Brian Smith, the England attack coach, believes the first 20 minutes of a Test match is a time for field position to be established and midfield power to be asserted, with the gaps to be found and exposed later. But when your midfield includes a burgeoning centre like Manu Tuilagi, who combines the speed of a sprinter with the muscle of a heavyweight boxer (he weighs 110kg, the same as Wladimir Klitschko), why wait? Keith Earls's alignment in the Ireland defence for Tuilagi's fifth minute try may have been suspect but Tuilagi, the young Leicester Tiger, had to line himself up for the gap, and run through it. He is the youngest of six rugby-playing brothers and the best four before him have played already for Samoa. Mind you, the brothers have a few sons who are growing up fast in the same Leicester suburb where England'snew star lives with the third of thesix, Alesana.

Back row blues

The back row looked an endangered species when Ireland's David Wallace was put out of the World Cup - with a replacement to be nominated today - by a savage twist of the knee and team-mate Jamie Heaslip and England's Hendre Fourie joined him off the field before the first half was out. Fourie, omitted from the World Cup squad on Monday, was needed yesterday with Lewis Moody (knee), Nick Easter (calf) and Tom Wood (calf) unavailable. Ireland were lacking Wallace's fellow flanker Sean O'Brien (knee) though he and Brian O'Driscoll (shoulder) and Rob Kearney (groin) are on the mend. England said all their World Cup wounded would walk safely on to tomorrow's plane to New Zealand, including Mark Cueto who went off with a back spasm. Fourie will go back to marking time with his new club, Sale, in the hope or perhaps expectation that an encouraging 20 minutes here makes him first reserve if Moody or another team-mate goes lame.

Strong man Sheridan

Amid the injury carnage it was a relief to England supporters to see Andrew Sheridan make it through 54 minutes - his first action since April - in good nick. The loosehead prop had an operation 14 weeks ago in which a bicep was cut off and reattached to the humerus, and that's no joke. His bullocking charge in the preamble to Tuilagi's try and a shove on Ireland's ball to earn a first-quarter penalty was impressive, although England had been turned over to concede the put-in in the first place.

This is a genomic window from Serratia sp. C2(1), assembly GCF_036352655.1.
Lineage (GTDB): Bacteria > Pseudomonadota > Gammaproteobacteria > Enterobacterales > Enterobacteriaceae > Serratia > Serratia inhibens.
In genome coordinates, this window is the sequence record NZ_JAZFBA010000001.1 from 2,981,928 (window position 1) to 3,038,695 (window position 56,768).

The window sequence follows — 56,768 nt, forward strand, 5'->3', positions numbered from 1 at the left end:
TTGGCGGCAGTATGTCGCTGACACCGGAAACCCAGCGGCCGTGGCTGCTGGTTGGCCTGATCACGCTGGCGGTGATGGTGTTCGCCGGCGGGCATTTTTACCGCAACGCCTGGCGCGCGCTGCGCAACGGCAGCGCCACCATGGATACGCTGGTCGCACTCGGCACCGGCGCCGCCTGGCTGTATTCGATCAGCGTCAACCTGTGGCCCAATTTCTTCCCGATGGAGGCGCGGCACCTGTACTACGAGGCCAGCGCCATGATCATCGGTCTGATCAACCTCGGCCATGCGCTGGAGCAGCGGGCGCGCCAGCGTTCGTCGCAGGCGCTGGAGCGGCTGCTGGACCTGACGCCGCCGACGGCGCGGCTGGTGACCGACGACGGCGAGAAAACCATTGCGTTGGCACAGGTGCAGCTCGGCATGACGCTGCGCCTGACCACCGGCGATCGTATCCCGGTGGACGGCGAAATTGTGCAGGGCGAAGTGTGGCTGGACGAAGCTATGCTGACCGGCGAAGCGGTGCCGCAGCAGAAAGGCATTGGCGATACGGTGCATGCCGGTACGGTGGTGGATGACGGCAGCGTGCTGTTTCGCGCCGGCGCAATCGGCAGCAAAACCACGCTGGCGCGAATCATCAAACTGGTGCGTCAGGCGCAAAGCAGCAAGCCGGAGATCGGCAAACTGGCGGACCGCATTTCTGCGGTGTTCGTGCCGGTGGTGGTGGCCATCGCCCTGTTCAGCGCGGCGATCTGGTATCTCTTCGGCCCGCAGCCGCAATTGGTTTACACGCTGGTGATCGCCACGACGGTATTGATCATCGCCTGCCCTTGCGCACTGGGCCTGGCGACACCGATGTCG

Speeding is fine

The chances of England going far in New Zealand would be minimal without their fastest forwards. Injuries forced Tom Croft and Courtney Lawes to shift positions during the match yesterday but the speed of both men was evident and it gives their side an important edge. Croft, uncharacteristically, lost his rag twice – but that kind of edge is no bad thing, either, at the right time.

Hugh Godwin

Ireland G Murphy (Leicester); T Bowe (Ospreys), K Earls (Munster), G D'Arcy (Leinster), A Trimble (Ulster); R O'Gara (Munster), E Reddan (Leinster); C Healy (Leinster), J Flannery (Munster), M Ross (Leinster), D O'Callaghan (Munster), P O'Connell (Munster, capt), S Ferris (Ulster), J Heaslip (Leinster), D Wallace (Munster). Replacements R Best (Ulster) for Flannery 50; T Court (Ulster) for Healy, 70; D Ryan (Munster) for Heaslip, 34; D Leamy (Munster) for Wallace, 21; C Murray (Munster) for Reddan, 61; J Sexton (Leinster) for O'Gara, 61; F McFadden (Leinster) for Trimble, 71.

England B Foden (Northampton); C Ashton (Northampton), M Tuilagi (Leicester), M Tindall (Gloucester, capt), M Cueto (Sale); J Wilkinson (Toulon), R Wigglesworth (Saracens); A Sheridan (Sale), S Thompson (Wasps), D Cole (Leicester), L Deacon (Leicester), C Lawes (Northampton), T Croft (Leicester), J Haskell (Black Rams), H Fourie (Sale). Replacements D Hartley (Northampton) for Thompson, 51; M Stevens (Saracens) for Sheridan, 54; S Shaw (unattached) for Deacon, 62; T Palmer (Stade Français) for Fourie, 21; T Flood (Leicester) for Tindall, 74; D Armitage (London Irish) for Cueto, 21.

Referee: N Owens (Wales).

Ireland

Pens: O'Gara 3

England

Tries: Tuilagi, Armitage

Cons: Wilkinson 2

Pens: Wilkinson 2

What they say... Tuilagi: I couldn't have asked for anything better

Stand-in captain Mike Tindall praised the contribution of his centre partner, Manu Tuilagi, after their first match together. "If you're ever in doubt, you give Manu the ball and he's such a physical specimen that he can create stuff from nothing," said Tindall. "He's got that acceleration, that little kick from a standing start too, that helps."

Tuilagi, a try scorer on his debut against Wales three weeks ago, returned the compliment. "Tins' makes my job so much easier," he said. "Having him there with all that experience is good. It has been an amazing start. I couldn't have asked for anything better than scoring in my first two games for England."

The England team manager, Martin Johnson, had dropped Shontayne Hape in favour of moving Tindall to inside centre with Tuilagi outside him. Johnson said: "Mike and Manu went well. We have got a few good combinations there. I thought we played that little bit smarter all the way through. It didn't always go to plan but as a team we worked well on our feet, and didn't panic."

Hugh Godwin